Go Programming Language

There are many variables that go into choosing a language for a new project. When considering all these factors at DesignFast, we felt that developer productivity, network services, and type safety were most important. Ultimately, these values narrowed our choices for a language down to either Node.js or Go. In this article we’ll walk through weighing the pros and cons of both languages and explain why we eventually chose to use Go.

For several reasons, we strongly considered Node.js, a dynamically typed language. For one, most of our developers have previous experience in Node.js, and since our developers were already experienced in the language, developer productivity would have been immediately high. Additionally, Node is a great tool for rapid development and optimal for delivering new features and functions quickly regardless of developer experience level.

From a more technical specification perspective, Node’s event loop was ideal for our third-party API integrations due to its concurrent network call capabilities, and it also factored into our systems architecture plan because it is natively supported by AWS Lambda. This would allow us to utilize the serverless paradigm rather than writing a large monolithic application. Another merit was that Node’s out of the box ecosystem has great package management, and a large developer community exists to curate new frameworks and libraries are every day. That said, since Node is not a statically typed language, adding a superset such as TypeScript on top would definitely inhibit development, but increase type safety. The verbosity of Node and the amount of boilerplate that has to go into writing the application is also more error prone as there is more code to review and developers can write code how they see fit. The expansiveness of Node libraries and frameworks is great, though not all libraries and frameworks are well reviewed and can lead to potential bugs.

The other language we considered for DesignFast was Golang. A compiled language, Go was built by Rob Pike, Robert Griesemer, and Ken Thompson in 2009 at Google. It is a statically typed language, and it will compile and run the built binary almost as fast as Node interprets the bytecode. One of our initial concerns was how quickly developers would be able to pick up Go, but upon implementation, the small and concise syntax had developers producing some small API integrations in just a few days. The standard library is vast and well tested so most of our application has no external dependencies, other than the standard library and a few custom libraries.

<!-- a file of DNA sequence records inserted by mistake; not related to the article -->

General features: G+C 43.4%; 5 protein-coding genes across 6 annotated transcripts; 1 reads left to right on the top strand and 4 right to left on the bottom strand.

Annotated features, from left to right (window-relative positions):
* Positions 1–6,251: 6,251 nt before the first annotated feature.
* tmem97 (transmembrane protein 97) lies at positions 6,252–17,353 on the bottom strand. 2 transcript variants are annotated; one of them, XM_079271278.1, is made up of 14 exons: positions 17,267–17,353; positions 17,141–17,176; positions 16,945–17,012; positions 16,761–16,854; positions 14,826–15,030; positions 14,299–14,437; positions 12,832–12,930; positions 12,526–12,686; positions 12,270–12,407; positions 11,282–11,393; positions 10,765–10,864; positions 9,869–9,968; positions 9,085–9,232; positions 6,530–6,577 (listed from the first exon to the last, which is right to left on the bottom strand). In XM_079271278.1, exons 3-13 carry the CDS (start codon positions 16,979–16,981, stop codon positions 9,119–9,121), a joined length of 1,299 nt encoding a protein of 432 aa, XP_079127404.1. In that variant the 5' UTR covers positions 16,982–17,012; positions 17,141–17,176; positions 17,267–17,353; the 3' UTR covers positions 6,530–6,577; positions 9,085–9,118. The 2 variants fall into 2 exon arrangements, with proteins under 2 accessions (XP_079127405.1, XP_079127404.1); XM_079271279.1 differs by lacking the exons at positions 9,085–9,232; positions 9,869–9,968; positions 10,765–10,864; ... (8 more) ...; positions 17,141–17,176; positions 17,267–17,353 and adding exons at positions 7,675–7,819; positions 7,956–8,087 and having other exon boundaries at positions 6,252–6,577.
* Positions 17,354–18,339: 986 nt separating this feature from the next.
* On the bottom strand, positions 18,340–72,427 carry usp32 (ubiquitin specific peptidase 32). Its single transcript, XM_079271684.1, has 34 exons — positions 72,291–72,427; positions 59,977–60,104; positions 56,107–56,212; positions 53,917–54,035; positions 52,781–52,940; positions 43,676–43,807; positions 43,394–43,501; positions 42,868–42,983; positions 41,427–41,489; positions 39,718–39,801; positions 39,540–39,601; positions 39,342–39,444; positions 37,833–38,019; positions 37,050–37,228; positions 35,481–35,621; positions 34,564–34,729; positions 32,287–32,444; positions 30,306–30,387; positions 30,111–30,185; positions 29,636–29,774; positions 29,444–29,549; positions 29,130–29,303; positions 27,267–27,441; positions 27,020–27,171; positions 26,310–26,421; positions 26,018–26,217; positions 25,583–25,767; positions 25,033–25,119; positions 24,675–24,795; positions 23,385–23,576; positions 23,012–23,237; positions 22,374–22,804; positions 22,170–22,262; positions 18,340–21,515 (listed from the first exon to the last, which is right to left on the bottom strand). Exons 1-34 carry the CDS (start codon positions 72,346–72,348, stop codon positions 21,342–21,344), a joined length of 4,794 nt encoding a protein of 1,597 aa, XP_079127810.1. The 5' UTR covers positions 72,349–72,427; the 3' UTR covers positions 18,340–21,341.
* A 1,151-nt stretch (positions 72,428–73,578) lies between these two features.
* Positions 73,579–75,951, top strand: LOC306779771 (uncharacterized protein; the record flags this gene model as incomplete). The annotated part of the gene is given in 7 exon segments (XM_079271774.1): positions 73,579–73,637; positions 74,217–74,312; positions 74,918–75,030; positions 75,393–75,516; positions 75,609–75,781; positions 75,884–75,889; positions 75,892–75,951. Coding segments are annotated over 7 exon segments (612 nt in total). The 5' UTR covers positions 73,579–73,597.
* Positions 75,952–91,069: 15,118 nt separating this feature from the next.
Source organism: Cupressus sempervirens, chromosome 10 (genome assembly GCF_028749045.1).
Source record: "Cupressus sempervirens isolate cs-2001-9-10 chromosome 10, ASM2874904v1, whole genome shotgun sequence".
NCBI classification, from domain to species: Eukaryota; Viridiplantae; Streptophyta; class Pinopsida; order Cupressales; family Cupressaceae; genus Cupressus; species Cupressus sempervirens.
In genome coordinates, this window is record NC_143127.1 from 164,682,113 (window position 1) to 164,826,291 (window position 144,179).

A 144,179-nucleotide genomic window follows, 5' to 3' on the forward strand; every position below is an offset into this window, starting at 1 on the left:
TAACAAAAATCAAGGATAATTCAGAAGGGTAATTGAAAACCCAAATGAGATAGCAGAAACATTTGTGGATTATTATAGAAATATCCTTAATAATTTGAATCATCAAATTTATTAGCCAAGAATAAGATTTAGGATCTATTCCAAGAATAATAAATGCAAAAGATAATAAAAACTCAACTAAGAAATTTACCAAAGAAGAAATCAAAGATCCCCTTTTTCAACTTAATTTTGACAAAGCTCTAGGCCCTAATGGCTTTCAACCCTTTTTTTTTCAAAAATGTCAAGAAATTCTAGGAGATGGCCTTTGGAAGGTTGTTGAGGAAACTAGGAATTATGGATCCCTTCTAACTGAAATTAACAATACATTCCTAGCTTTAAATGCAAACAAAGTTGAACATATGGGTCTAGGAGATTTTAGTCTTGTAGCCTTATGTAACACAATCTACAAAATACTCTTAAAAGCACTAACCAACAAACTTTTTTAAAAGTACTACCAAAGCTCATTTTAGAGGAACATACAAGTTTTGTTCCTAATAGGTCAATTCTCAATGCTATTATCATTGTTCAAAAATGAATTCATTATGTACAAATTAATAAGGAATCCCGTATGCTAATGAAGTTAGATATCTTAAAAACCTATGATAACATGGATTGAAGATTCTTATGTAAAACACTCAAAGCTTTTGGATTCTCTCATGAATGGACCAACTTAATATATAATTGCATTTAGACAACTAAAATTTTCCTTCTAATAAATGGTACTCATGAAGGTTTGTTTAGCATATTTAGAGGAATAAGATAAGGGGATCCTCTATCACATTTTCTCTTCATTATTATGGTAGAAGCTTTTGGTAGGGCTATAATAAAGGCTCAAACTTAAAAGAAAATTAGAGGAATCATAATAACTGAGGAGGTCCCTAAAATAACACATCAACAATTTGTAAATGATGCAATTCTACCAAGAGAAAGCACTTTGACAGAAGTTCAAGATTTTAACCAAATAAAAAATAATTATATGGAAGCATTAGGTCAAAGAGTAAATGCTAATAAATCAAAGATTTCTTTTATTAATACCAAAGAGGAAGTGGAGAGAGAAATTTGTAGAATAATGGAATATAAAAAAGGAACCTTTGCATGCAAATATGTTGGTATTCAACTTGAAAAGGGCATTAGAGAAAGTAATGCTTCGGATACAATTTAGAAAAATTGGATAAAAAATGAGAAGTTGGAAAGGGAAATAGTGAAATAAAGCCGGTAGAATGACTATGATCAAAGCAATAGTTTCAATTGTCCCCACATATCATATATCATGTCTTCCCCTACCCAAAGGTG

The Go tool (apart of the Go runtime) implements a formatting tool so codebases can be consistent across all fronts. This makes it much easier for other developers on the team to review code and quickly debug issues. The more than forty pages of documentation made it easy for developers to grasp topic integrations with unit testing and benchmarking. In comparison to a language like JavaScript, where each individual developer has their own formatting style, there are no internal disagreements on styling or formatting.

Additionally, since a large part of our search component deals with ingesting data from live distributor and manufacturer feeds, Go has made it simple to write concurrent HTTP requests without the callback headaches JavaScript presents or the verbose concurrency handling present in Java. Go’s type safety alerts you when creating objects or misspelling an object property, an issue most dynamically typed language developers have run into numerous times. A developer can sleep well at night knowing that most type errors will be caught during compilation and not runtime.

For these reasons we came to the decision that Go was the right tool for us, but it has not come without its issues. One of the biggest problems we have had is dependency management, but with Go addressing this with Go Modules and Dep – a dependency management tool, we hope this issue is slowly resolved. Another downside is that the language inhibits some creativity as you are coupled to the core types and constructors in Go. This isn’t necessarily a negative in our opinion. It increases developer productivity and understanding of a codebase. It also keeps developers thinking about the business logic and topic at hand, rather than how a specific object is implemented. Additionally, Go’s error handling is verbose and repetitive as you the errors are return values, rather than throwing an exception as well as finding the causation of errors. Though this particular problem has been solved with Dave Cheney’s errors package, where you can continue to wrap errors and return them up the call stack to add context to the original error.

As we have adopted Go, more of our developers are starting to use Go for projects that they want to develop quickly and safely, like command line tools for internal project testing. Once Amazon Web Services announced native support for Go for AWS Lambda we were even more confident we had chosen the right language as it would allow us to write native Go code for Lambda without using a Node.js shim or adding extra complexity to our development lifecycle.

Go, just like any other language, is great for different cases. In the DesignFast case, we wanted fast concurrent network requests, easy developer adoption, type checking, and fast development. Go provided us with all of these features and more, and we couldn’t be happier with our choice.

We look forward to seeing the future of Go.